Back then there was no Google maps or a GPS chatting in a friendly voice telling you where to turn. The year 1924. A caravan headed by the Russian artist Nicholas Roerich set out into the often unmapped mountains of Central Asia, a circular route of over 8,000 km that meandered through Sikkim, Kashmir, parts of China, Mongolia, and Gobi desert. Why did he go on this expedition that took around five years, where he had to face raging storms and adverse terrains, coupled with hostile local authorities in some parts?
Was it for a quest for Shambhala, the mythic land of love, beauty and truth? Was it to understand the civilisational roots of Eurasia in order to form an anti-imperialist State, an alternative to the situation then, a world facing the aftermath of the First World War? Or was it akin to an anthropological study — to firsthand observe the landscape for his creative work and to learn about the monuments, and study the migration of people, customs, and religions? Esoteric spirituality, canny geopolitics, or artistic ambition?
In Nicholas Roerich: A Quest, A Legacy, author and art historian Manju Kak attempts to piece together pieces of a complex jigsaw puzzle to understand the motivations driving this painter of mountains who left behind a legacy of over 7,000 paintings. He made India his spiritual home and in the 20-odd years he lived here, he made two expeditions into the Himalayas (1924-28, 30-31) and established a Urusvati, a research institute in Himachal Pradesh, now inactive. His younger son Svetoslav Roerich married yesteryear star Devika Rani, who was a great grand-niece of Rabindranath Tagore, someone whom Roerich befriended and admired.
Roerich’s quest for understanding the ‘essential unity of life’ is relevant to our polarised and fragmented society, Kak tells us in the introduction. The relevance would have been just that, a message of unity, had Roerich been resurrected as a modern messiah who made India his spiritual home. But the book does not do that. Essays by different authors evoke a complex human being, who is neither whitewashed in spiritual splendour nor doused in earthly pragmatism. Rather, the book manages to muddy the distinctions between such categories. For instance, Madhavan K. Palat in his essay ‘Nicholas Roerich: Artist and Messiah’ and Suchandana Chatterjee in ‘Glimpses of Inner Asia’ discuss Roerich’s art and his occult and spiritual quests set in the troubled social and political context of his times. Some essays that focus squarely on the spiritual side of Roerich’s life include ‘Luminosity and the natural mind’ that delves into aspects of Tibetean Buddhism and ties it to Roerich’s paintings in Tibet and Mongolia; ‘Meeting my master’ by a grateful, gushing disciple; and ‘Diamond of Consciousness: A Practice of Agni Yoga’ that talks about the philosophical school by the same name Roerich established. Other essays that talk about events and details of Roerich’s life provide a counterpoint to the spiritual tones. One such essay is ‘Conditional love’, which talks about Roerich’s relationship with India. As the name suggests, the author John McCannon dilutes Roerich’s supposedly boundless praise of India by citing his writings that portray a nuanced relationship than that of mere wide-eyed admiration.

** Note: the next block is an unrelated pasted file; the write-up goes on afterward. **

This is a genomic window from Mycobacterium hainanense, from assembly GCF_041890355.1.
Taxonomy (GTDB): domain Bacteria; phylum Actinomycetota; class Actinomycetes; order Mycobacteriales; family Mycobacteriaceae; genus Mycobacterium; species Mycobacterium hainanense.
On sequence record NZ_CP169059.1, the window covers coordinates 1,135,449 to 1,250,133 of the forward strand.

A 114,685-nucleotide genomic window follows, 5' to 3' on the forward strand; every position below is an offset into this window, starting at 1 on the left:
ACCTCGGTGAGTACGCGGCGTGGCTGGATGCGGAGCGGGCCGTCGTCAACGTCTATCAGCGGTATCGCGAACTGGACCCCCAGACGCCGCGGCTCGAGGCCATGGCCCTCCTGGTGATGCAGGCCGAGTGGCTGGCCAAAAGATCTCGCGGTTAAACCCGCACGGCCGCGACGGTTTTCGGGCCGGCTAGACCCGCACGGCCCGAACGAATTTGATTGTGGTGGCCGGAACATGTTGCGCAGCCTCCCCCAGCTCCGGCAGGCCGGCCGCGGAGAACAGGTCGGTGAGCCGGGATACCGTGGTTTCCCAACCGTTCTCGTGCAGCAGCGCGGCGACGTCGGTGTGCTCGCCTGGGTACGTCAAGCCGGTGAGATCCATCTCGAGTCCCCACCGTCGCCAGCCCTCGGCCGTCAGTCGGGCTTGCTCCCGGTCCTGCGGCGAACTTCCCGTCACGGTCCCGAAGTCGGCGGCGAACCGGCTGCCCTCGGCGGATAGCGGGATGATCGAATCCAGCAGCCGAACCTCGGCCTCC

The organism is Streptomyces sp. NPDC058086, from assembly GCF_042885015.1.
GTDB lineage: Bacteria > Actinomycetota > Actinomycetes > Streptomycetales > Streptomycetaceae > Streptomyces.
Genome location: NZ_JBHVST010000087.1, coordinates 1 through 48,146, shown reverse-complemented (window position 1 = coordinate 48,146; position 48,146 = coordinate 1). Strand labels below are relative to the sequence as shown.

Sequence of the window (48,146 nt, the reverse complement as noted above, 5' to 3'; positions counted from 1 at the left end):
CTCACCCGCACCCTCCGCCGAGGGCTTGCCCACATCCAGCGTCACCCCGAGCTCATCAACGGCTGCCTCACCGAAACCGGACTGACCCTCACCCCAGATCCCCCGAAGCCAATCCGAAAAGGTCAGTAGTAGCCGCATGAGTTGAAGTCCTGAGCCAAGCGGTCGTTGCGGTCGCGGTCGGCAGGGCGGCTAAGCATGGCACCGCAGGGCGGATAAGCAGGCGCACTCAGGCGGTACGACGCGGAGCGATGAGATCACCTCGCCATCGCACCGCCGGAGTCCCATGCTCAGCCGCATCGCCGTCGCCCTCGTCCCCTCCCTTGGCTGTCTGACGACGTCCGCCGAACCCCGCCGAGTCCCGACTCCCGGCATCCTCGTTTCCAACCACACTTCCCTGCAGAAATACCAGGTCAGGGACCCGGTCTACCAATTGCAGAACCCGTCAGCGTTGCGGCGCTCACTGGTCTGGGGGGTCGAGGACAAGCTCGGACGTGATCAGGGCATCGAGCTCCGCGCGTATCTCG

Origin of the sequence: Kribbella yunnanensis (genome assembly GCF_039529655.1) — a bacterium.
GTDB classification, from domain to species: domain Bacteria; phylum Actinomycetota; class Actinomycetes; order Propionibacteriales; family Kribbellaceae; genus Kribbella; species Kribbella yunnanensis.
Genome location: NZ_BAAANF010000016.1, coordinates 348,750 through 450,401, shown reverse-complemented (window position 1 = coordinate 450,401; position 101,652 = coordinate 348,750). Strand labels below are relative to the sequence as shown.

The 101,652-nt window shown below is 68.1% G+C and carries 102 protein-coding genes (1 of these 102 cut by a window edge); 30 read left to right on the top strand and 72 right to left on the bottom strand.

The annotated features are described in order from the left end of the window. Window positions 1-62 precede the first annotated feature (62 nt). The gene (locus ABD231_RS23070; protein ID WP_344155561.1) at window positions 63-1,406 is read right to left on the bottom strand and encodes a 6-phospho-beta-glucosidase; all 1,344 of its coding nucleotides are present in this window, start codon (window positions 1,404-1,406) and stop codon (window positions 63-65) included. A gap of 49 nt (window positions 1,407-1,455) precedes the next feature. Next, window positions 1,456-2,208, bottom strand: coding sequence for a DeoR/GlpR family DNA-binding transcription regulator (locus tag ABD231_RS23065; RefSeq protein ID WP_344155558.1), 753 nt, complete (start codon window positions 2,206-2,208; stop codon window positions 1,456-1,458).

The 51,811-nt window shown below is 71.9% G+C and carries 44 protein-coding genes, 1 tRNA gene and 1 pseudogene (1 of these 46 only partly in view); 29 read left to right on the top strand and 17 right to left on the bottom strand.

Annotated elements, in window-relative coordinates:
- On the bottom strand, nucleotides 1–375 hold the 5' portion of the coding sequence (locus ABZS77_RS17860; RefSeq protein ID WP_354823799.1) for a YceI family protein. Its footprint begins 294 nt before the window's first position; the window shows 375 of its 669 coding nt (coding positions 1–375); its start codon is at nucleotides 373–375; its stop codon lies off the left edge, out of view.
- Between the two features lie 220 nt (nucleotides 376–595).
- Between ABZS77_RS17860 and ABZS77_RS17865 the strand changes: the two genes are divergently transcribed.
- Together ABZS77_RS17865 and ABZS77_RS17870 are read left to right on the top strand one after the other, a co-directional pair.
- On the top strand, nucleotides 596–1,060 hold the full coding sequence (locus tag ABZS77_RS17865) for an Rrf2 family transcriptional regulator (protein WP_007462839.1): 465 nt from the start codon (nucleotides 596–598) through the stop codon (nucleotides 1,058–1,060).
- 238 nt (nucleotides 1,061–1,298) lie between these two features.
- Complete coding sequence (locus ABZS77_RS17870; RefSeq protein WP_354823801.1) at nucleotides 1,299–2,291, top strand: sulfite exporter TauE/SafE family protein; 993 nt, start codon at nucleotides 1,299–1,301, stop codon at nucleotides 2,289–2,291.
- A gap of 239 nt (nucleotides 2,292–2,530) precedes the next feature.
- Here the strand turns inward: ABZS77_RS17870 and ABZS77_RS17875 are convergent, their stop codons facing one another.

One of the main themes of the book is the relevance and importance of the spiritual in our lives. But how do you talk about the spiritual without sounding awkward? The book illustrates the difficulty in doing so. For instance, one essay ‘A caravan in time and space’ claims: ‘By the 20 century two trends of cognition – scientific and extra-scientific, or meta-scientific had been clearly established’ to talk about knowledge revealed to personalities with a ‘higher level of cosmic evolution’. Such pseudo-science talk does not help the bolster the case of spirituality. Rather, what is needed is an alternative way of articulating the spiritual that does not rely either on pseudo-science to bolster its legitimacy or on abandonment of disbelief.
In the introduction, Kak describes the difficulty of articulating the spiritual in a roundabout way when she says that Roerich’s art is more accessible to Indians than Westerners because ‘our everyday lives are indoctrinated by spiritual lacings’. It is a loaded word ‘indoctrinated’, smelling faintly of judgment, yet convenient, for it manages to avoid the ineffable. But we need that articulation, that fresh language, which does not beg for legitimacy but narrates a credible space. The book illustrates why without such a credible alternative, some gaps will remain so.
(Sruthi Krishnan is a journalist who writes on arts and culture)
Nicholas Roerich: A Quest & A Legacy: Edited by Manju Kak; Niyogi Books, D-78, Okhla Industrial Area Phase I, New Delhi-110020. Rs. 1495.